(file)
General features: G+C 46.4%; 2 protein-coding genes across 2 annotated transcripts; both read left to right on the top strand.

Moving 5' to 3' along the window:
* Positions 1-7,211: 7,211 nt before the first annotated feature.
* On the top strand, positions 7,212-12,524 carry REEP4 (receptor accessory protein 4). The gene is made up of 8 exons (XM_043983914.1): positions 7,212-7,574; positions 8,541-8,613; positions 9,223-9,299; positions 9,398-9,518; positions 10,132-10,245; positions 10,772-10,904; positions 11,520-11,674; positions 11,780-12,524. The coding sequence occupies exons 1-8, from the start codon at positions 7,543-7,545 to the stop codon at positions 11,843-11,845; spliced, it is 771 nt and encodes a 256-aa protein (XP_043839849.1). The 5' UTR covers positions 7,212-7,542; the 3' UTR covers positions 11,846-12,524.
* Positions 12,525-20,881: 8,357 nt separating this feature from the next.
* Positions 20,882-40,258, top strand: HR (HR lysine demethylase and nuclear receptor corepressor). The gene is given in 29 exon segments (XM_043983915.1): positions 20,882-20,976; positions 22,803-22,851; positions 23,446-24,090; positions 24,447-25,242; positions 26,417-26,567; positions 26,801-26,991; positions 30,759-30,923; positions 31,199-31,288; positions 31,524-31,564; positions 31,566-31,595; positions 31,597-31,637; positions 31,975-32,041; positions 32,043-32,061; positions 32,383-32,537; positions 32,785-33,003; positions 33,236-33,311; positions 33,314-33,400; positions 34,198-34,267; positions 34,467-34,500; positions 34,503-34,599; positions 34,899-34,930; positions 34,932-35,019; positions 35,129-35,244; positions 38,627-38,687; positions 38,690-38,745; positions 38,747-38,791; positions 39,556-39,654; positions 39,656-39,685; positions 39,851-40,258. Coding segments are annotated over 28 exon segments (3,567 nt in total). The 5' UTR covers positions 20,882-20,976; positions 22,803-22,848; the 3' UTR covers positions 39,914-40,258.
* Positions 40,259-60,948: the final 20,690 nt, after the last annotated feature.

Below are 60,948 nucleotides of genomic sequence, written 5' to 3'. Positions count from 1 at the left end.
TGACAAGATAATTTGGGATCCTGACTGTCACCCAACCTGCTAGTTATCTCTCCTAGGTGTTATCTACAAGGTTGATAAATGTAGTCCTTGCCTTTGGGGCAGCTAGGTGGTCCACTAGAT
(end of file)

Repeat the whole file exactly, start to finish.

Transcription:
General features: G+C 46.4%; 2 protein-coding genes across 2 annotated transcripts; both read left to right on the top strand.

Moving 5' to 3' along the window:
* Positions 1-7,211: 7,211 nt before the first annotated feature.
* On the top strand, positions 7,212-12,524 carry REEP4 (receptor accessory protein 4). The gene is made up of 8 exons (XM_043983914.1): positions 7,212-7,574; positions 8,541-8,613; positions 9,223-9,299; positions 9,398-9,518; positions 10,132-10,245; positions 10,772-10,904; positions 11,520-11,674; positions 11,780-12,524. The coding sequence occupies exons 1-8, from the start codon at positions 7,543-7,545 to the stop codon at positions 11,843-11,845; spliced, it is 771 nt and encodes a 256-aa protein (XP_043839849.1). The 5' UTR covers positions 7,212-7,542; the 3' UTR covers positions 11,846-12,524.
* Positions 12,525-20,881: 8,357 nt separating this feature from the next.
* Positions 20,882-40,258, top strand: HR (HR lysine demethylase and nuclear receptor corepressor). The gene is given in 29 exon segments (XM_043983915.1): positions 20,882-20,976; positions 22,803-22,851; positions 23,446-24,090; positions 24,447-25,242; positions 26,417-26,567; positions 26,801-26,991; positions 30,759-30,923; positions 31,199-31,288; positions 31,524-31,564; positions 31,566-31,595; positions 31,597-31,637; positions 31,975-32,041; positions 32,043-32,061; positions 32,383-32,537; positions 32,785-33,003; positions 33,236-33,311; positions 33,314-33,400; positions 34,198-34,267; positions 34,467-34,500; positions 34,503-34,599; positions 34,899-34,930; positions 34,932-35,019; positions 35,129-35,244; positions 38,627-38,687; positions 38,690-38,745; positions 38,747-38,791; positions 39,556-39,654; positions 39,656-39,685; positions 39,851-40,258. Coding segments are annotated over 28 exon segments (3,567 nt in total). The 5' UTR covers positions 20,882-20,976; positions 22,803-22,848; the 3' UTR covers positions 39,914-40,258.
* Positions 40,259-60,948: the final 20,690 nt, after the last annotated feature.

Below are 60,948 nucleotides of genomic sequence, written 5' to 3'. Positions count from 1 at the left end.
TGACAAGATAATTTGGGATCCTGACTGTCACCCAACCTGCTAGTTATCTCTCCTAGGTGTTATCTACAAGGTTGATAAATGTAGTCCTTGCCTTTGGGGCAGCTAGGTGGTCCACTAGAT